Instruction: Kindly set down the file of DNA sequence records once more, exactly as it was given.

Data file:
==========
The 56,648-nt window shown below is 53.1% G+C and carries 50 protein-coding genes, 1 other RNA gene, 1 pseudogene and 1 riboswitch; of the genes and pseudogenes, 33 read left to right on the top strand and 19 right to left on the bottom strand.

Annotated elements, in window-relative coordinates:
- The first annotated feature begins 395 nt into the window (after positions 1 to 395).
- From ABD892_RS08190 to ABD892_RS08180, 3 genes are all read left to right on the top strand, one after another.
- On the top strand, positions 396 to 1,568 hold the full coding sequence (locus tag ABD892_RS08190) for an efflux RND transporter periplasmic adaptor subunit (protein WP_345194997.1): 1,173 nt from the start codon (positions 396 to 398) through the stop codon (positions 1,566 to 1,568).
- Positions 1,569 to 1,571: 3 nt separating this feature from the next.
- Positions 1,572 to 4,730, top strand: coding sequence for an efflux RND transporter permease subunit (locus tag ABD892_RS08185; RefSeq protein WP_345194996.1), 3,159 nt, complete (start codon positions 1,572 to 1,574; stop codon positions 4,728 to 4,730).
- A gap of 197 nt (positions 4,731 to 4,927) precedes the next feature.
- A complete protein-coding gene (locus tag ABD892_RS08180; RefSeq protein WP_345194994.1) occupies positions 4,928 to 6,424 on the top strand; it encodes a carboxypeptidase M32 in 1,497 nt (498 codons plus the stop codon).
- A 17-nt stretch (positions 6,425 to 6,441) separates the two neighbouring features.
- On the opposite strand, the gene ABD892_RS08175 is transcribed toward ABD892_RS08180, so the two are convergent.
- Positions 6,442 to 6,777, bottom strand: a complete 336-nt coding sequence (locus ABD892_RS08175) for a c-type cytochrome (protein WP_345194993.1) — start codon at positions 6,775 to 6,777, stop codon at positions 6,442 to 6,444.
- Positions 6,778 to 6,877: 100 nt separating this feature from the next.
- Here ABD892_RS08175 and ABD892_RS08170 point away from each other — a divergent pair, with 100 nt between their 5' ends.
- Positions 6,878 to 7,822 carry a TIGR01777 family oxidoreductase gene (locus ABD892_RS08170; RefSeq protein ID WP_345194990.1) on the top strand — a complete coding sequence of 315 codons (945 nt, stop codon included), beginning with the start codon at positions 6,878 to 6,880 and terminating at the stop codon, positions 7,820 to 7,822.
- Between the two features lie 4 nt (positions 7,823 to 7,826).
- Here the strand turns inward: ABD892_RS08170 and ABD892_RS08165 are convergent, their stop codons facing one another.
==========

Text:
The 56,648-nt window shown below is 53.1% G+C and carries 50 protein-coding genes, 1 other RNA gene, 1 pseudogene and 1 riboswitch; of the genes and pseudogenes, 33 read left to right on the top strand and 19 right to left on the bottom strand.

Annotated elements, in window-relative coordinates:
- The first annotated feature begins 395 nt into the window (after positions 1 to 395).
- From ABD892_RS08190 to ABD892_RS08180, 3 genes are all read left to right on the top strand, one after another.
- On the top strand, positions 396 to 1,568 hold the full coding sequence (locus tag ABD892_RS08190) for an efflux RND transporter periplasmic adaptor subunit (protein WP_345194997.1): 1,173 nt from the start codon (positions 396 to 398) through the stop codon (positions 1,566 to 1,568).
- Positions 1,569 to 1,571: 3 nt separating this feature from the next.
- Positions 1,572 to 4,730, top strand: coding sequence for an efflux RND transporter permease subunit (locus tag ABD892_RS08185; RefSeq protein WP_345194996.1), 3,159 nt, complete (start codon positions 1,572 to 1,574; stop codon positions 4,728 to 4,730).
- A gap of 197 nt (positions 4,731 to 4,927) precedes the next feature.
- A complete protein-coding gene (locus tag ABD892_RS08180; RefSeq protein WP_345194994.1) occupies positions 4,928 to 6,424 on the top strand; it encodes a carboxypeptidase M32 in 1,497 nt (498 codons plus the stop codon).
- A 17-nt stretch (positions 6,425 to 6,441) separates the two neighbouring features.
- On the opposite strand, the gene ABD892_RS08175 is transcribed toward ABD892_RS08180, so the two are convergent.
- Positions 6,442 to 6,777, bottom strand: a complete 336-nt coding sequence (locus ABD892_RS08175) for a c-type cytochrome (protein WP_345194993.1) — start codon at positions 6,775 to 6,777, stop codon at positions 6,442 to 6,444.
- Positions 6,778 to 6,877: 100 nt separating this feature from the next.
- Here ABD892_RS08175 and ABD892_RS08170 point away from each other — a divergent pair, with 100 nt between their 5' ends.
- Positions 6,878 to 7,822 carry a TIGR01777 family oxidoreductase gene (locus ABD892_RS08170; RefSeq protein ID WP_345194990.1) on the top strand — a complete coding sequence of 315 codons (945 nt, stop codon included), beginning with the start codon at positions 6,878 to 6,880 and terminating at the stop codon, positions 7,820 to 7,822.
- Between the two features lie 4 nt (positions 7,823 to 7,826).
- Here the strand turns inward: ABD892_RS08170 and ABD892_RS08165 are convergent, their stop codons facing one another.